Date: 29 June 2021
Author: Devin Partida
Disruption often occurs when people realize current systems no longer suit the needs of a sizable percentage of the population. Health care has made tremendous progress in many areas, but room for improvement exists. Here are five ways the fintech sector could help spark such changes.
Improving Medical Billing Transparency
Many fintech apps give people resources to help them see where their money goes each month and assist with budgeting. Most individuals would undoubtedly appreciate the same specifics regarding the costs of medical treatments, even when insured.
Medxoom is a startup that does something similar. It provides a health marketplace app that shows people the estimated expenses for specific treatments. Additionally, users can see the cost differences of going to a plan-preferred provider versus one that costs more.
Increasing Care Availability
Fintech companies often attract attention by addressing unmet needs. One example is how some startups target the underbanked and unbanked populations. Some businesses in the medical sector take a similar approach by making it easier for people to get health insurance that’s otherwise out of reach for them.
For example, Sidecar Health is a network-free health insurance plan and app that lets people pay cash to cover their portion of care costs. CEO Patrick Quigley said it’s a popular option for the 20 million to 30 million uninsured individuals in the United States. People can also change their coverage at any time.
Achieving Better Data Usage
Fintech companies likely have a lot to teach the medical sector about improved data usage. They aim to break down information silos and often use advanced technologies like artificial intelligence (AI) to understand customer needs. The health care field keeps patient medical data in electronic health records (EHRs). However, any financial data related to their care generally gets stored in an enterprise resource planning (ERP) tool.
Justin DeNegri, who works at ERP company Multiview, sees a future of combining data from those two sources to enhance health care outcomes. He explained, “From the financial perspective, health systems need the ability to drill down to the most granular level of detail to build out the full financial story.”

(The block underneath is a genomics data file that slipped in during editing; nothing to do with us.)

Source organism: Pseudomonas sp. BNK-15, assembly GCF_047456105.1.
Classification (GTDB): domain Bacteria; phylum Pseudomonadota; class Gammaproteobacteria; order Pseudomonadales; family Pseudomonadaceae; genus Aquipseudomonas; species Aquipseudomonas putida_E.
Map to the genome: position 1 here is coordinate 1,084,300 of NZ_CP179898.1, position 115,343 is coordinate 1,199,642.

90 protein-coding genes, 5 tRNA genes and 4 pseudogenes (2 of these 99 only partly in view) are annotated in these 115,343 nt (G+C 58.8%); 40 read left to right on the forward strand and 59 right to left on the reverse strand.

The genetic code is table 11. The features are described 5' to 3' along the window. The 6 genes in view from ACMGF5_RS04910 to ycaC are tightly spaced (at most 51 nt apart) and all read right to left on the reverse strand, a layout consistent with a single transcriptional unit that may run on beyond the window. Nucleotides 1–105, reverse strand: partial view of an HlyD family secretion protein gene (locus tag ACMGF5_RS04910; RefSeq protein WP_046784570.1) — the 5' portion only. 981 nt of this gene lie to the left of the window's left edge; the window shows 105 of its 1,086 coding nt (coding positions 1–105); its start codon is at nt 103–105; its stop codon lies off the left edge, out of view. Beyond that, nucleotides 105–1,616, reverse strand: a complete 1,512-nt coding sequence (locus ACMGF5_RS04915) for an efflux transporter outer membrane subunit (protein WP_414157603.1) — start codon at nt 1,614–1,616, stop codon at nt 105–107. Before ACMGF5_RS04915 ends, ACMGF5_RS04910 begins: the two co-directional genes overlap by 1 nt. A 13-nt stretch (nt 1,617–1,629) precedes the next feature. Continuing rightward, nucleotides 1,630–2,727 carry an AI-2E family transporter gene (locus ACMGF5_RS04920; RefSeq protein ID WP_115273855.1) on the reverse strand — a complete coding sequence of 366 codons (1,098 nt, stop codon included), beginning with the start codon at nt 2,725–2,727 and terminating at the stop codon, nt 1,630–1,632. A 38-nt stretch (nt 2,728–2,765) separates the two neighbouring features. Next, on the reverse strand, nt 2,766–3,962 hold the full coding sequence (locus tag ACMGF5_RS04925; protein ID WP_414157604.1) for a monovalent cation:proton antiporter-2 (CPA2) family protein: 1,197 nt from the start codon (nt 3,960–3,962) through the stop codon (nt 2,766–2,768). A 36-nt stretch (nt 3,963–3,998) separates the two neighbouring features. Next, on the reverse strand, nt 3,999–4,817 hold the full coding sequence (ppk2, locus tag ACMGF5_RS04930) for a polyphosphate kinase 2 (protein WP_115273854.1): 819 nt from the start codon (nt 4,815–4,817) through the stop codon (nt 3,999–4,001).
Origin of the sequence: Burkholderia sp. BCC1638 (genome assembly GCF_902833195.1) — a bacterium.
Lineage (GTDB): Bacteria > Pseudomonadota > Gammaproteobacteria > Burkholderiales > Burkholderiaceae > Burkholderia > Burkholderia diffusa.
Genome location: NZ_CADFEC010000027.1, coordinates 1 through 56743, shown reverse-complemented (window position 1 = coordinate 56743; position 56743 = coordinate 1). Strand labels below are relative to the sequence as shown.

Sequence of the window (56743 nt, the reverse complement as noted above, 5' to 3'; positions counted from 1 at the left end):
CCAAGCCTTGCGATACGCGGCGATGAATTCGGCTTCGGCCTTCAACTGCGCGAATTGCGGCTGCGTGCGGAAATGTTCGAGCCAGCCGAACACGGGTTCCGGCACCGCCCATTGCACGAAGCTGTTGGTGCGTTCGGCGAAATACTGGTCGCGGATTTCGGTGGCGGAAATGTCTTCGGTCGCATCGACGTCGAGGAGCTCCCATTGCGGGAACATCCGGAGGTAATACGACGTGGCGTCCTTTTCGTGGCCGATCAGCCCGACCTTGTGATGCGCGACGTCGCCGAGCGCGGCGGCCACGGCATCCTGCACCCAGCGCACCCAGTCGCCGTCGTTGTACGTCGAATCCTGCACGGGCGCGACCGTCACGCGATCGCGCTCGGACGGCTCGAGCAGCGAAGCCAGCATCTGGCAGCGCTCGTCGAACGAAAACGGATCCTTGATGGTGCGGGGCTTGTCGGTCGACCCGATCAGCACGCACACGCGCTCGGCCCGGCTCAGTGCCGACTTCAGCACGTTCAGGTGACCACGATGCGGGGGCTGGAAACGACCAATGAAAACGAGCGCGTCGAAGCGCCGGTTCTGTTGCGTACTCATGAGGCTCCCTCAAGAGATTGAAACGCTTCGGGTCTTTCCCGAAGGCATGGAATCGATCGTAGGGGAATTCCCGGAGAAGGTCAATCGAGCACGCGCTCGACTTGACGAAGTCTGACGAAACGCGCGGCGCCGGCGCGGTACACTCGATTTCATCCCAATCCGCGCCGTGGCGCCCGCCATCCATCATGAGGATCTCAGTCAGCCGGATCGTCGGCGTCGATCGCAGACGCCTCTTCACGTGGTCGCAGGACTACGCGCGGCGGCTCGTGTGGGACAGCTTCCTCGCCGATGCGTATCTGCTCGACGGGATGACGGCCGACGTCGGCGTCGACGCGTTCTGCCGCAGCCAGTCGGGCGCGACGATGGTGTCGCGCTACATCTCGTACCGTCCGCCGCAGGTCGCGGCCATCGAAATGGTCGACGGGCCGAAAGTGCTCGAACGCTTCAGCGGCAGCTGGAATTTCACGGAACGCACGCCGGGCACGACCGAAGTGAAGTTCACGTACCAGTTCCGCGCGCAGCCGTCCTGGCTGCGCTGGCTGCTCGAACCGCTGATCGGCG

He continued, “Health systems can no longer afford to only be looking at the claims processed through a patient encounter. They must now see the efficiency of the care team, the equipment used, the areas of waste, discrepancies in contractuals with payors, and the list goes on and on.” The medical sector can follow the lead of the fintech sector in exploring how to reduce data-related challenges and improve results for everyone involved.
Creating User-Centric Experiences
The fintech industry excels at targeting the pain points that cause frustration and dislike for users. For example, one study found that it only took 24 clicks for a person to open a bank account with Revolut. That was five times fewer than the number required by First Direct, a traditional banking institution.
Telemedicine is one major example of how the medical sector has become more user-friendly. It increases access to care and allows physicians to diagnose many conditions while a patient remains in the familiar surroundings of their home. However, more opportunities exist to address other known challenges.
For example, how could a family practice reduce the time a person spends filling out paperwork as a new patient? Are there potential improvements related to how someone gets prescription medicine or requests refills? Minimizing unnecessary steps creates more pleasant outcomes for everyone involved.
Offering More Payment Options
Companies like Afterpay and Klarna quickly became popular because they let people buy things with monthly payments rather than bearing the total cost all at once. That’s a nice convenience when someone decides a luxury handbag or a new TV is a must-have item.
However, the ability to make manageable payments over time could be especially game-changing for medical care. Even having insurance doesn’t always ease the financial strain enough. Figures surpassed $406 billion for out-of-pocket spending in 2019. That’s why some companies now offer buy-now-pay-later options for health care — including elective procedures.
Walnut and PayZen are two examples of companies taking that approach. Such a model could prove crucial when patients feel that a lack of available income is the main thing standing in the way of medical care.
Following Fintech Could Bring Much-Needed Change
In some regards, the medical sector will need to make its own way forward since not everything in fintech mirrors health care. However, these examples show why financial tech products and services could offer plenty of possibilities that apply to medicine with limited tweaking.
Devin Partida is a FinTech writer and blogger, as well as the Editor-in-Chief of ReHack.com.
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